set story 'flags'
you will attach 'flags' to in-story elements which can be changed by the player. The 'flag' might be as simple as an on/off toggle, a 'has seen this content' true/false, or it might include several states represented by a list.
All of these elements are recorded in a dynamic database while the game is running. You will need to decide which elements get reset to their start-state, and which will remember the player's interaction – there will be times when the game needs to know the player has seen content, even if the in-world character has not.
Every single item with a 'flag' will need some sort of story pay-off, however small. Never allow the player to suspect some interactions are just 'filler' with no consequence or acknowledgement.
use a story engine
A story engine like Ink runs it's own loop independent of your physically playable game. When you come across a flagged element in the game, the game consults the story engine and updates the database.
The story engine's decision tree will be a long list of all possible interactions, with each interaction needing to pass some conditional tests before the engine will allow the player to proceed.
Typical tests will be whether the player has done this interaction before (abridge the content and allow to skip), whether the player is carrying certain inventory (a key that opens a lock), whether other conditions are met (the player is currently 'The Sherriff' and can enter a restricted area), etc.
The list of possible interactions will flow from top to bottom, only allowing interactions that pass the conditional tests and suppressing the rest – in a game where the player selects from a menu of options (visual novel), the story engine will typically show the first 3 or 4 possible interactions, hiding the rest. The player must 'clear' items by completing the interaction, setting a new state for that content. The next time the story engine flows through the list, that item is flagged with its new state and the available options will change.
When the conditions are met allowing an interaction to complete, the game will signal to the player that this choice is possible (choice menu, object highlight, etc). If the player proceeds with the interaction, both the game and story engine update.
why Game and Story Engine are separate
The reason story engines evolved was to allow the story to progress independently of all game conditions. The game developer does not need to anticipate everything the player will try to do. Instead it will simply check its options for anything that is possible to do and signal the game to allow it.
The player can encounter any interactive element in any order. If the conditions are met, the interaction is allowed triggering the appropriate menu or cutscene.
This suggests a naturally emerging structure for the decision tree. Interactions with the most conditionals sit higher up in the list – essentially acting like a giant If/Else block of code.
An interaction that requires a key in inventory AND requires the player to be the Sheriff, sits higher on the list than an interaction that requires one of those conditions alone.
The story engine ignores what the player can't do, and offers only the (top) items the player can do.
After many play-throughs, the player will remember how to interact with all these story elements, regardless of what content is seen in the current game. They will not need to play as the Sheriff once they have seen all the content that the Sheriff can do. They will be able to manipulate those story elements as any in-game character.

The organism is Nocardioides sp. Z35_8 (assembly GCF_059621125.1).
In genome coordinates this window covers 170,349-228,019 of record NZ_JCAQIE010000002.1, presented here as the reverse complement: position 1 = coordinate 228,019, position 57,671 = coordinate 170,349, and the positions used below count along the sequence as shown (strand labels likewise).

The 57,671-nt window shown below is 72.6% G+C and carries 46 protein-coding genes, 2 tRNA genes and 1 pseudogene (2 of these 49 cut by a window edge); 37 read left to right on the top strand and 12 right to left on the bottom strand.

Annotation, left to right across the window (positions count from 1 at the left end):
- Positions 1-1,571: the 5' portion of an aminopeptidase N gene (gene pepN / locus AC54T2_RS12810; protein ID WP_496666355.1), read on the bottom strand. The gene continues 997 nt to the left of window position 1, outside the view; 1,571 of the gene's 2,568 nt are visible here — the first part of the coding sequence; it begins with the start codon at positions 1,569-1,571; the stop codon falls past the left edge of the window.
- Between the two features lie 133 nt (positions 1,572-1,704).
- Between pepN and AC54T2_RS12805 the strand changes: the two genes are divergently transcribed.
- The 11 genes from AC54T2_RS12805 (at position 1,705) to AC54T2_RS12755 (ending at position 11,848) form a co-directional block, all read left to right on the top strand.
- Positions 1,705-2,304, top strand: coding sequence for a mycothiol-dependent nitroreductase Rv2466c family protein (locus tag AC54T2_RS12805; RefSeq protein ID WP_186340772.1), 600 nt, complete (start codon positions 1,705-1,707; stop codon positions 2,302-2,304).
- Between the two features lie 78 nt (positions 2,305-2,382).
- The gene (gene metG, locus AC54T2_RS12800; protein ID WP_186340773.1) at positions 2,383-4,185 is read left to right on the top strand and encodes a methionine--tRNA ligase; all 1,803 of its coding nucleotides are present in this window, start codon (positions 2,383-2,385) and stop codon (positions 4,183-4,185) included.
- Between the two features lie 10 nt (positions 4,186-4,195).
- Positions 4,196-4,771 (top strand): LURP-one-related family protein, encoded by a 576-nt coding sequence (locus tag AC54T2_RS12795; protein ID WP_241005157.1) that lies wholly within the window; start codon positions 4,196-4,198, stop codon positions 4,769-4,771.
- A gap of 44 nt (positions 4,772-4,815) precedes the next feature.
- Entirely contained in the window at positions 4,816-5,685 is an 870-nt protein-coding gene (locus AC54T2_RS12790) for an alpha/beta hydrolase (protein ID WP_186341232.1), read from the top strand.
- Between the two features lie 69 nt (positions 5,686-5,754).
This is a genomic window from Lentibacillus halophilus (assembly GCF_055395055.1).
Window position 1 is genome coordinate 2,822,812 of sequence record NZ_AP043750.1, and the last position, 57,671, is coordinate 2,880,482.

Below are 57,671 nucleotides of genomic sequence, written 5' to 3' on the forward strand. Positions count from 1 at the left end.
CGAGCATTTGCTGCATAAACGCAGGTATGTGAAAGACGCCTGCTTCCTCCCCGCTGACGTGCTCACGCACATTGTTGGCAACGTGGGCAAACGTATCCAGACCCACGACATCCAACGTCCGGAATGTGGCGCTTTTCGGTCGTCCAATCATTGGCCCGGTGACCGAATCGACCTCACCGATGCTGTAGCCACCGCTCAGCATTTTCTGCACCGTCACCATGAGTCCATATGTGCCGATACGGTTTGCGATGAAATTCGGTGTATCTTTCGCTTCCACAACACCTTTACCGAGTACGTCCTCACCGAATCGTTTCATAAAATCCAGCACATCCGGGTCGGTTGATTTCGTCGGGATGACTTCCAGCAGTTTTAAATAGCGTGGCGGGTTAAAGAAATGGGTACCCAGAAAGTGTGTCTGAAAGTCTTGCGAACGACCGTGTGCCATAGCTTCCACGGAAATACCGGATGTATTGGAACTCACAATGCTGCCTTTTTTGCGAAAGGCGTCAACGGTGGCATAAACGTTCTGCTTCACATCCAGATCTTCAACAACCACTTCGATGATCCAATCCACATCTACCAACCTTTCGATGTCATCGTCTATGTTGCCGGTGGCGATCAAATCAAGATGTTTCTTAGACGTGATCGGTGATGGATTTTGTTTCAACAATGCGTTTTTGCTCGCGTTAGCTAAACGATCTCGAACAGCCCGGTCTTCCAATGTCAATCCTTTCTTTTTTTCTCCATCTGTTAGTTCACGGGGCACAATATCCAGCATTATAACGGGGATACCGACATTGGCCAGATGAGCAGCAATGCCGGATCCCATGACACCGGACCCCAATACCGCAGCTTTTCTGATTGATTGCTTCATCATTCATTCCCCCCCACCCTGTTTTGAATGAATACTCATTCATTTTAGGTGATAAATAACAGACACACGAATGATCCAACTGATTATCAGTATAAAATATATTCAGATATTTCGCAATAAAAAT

However, there will be content they can only access when they are The Sheriff, other content they can only access as The Housekeeper, and other content they access only as Little Sally, etc. This 'character' content will have most of the set-up and pay-offs mentioned above.
For example, an interactable item is a stuffed bear. Through several play-throughs the player learns the bear belongs to Little Sally, Little Sally won't stay in bed without the bear, the Housekeeper will look in the yard for the bear but she won't look in the park where the bear has been forgotten. Any character can move the bear from the park to the yard, but the player will not know to do this until they play as both Little Sally and the Housekeeper (and find the bear). There may be other ways to get the bear back to Little Sally before bedtime, but the game doesn't force any specific interactions, it just checks if the bear is present when Sally goes to bed, if not Sally will wake up and go looking for it (triggering other content).
This situation was spoofed in the film Groundhog Day with the main character running around town 'fixing' everything in a single speed run. That's not what would happen with your game since the player must complete the week as multiple characters before they can learn how everything interacts. The tasks can be completed as a single character, but the player can't learn everything as a single character.
Why I recommend Ink
Ink is my favorite story engine because it is game engine agnostic and 'writer-focused' being text/markup based. The authoring tool has an html exporter that can build a playable version of your game – at least the story part – which is way more convenient for proofreading and beta-testing than building out a functioning visual novel UI just to display choice prompts.
The best way to develop your game's 'story flow' is to play through the game, setting conditional variables and checking the choice options. The authoring tool Inky can run the story branches as you write the content, and has sophisticated tools to parse options where the flags are conditionally checked.
Ink can output straight text, becoming the bulk of your VN, with hidden tags to set scene elements (backgrounds, music, sprites according to your game engine).
It's free and open source, and has a large community of users.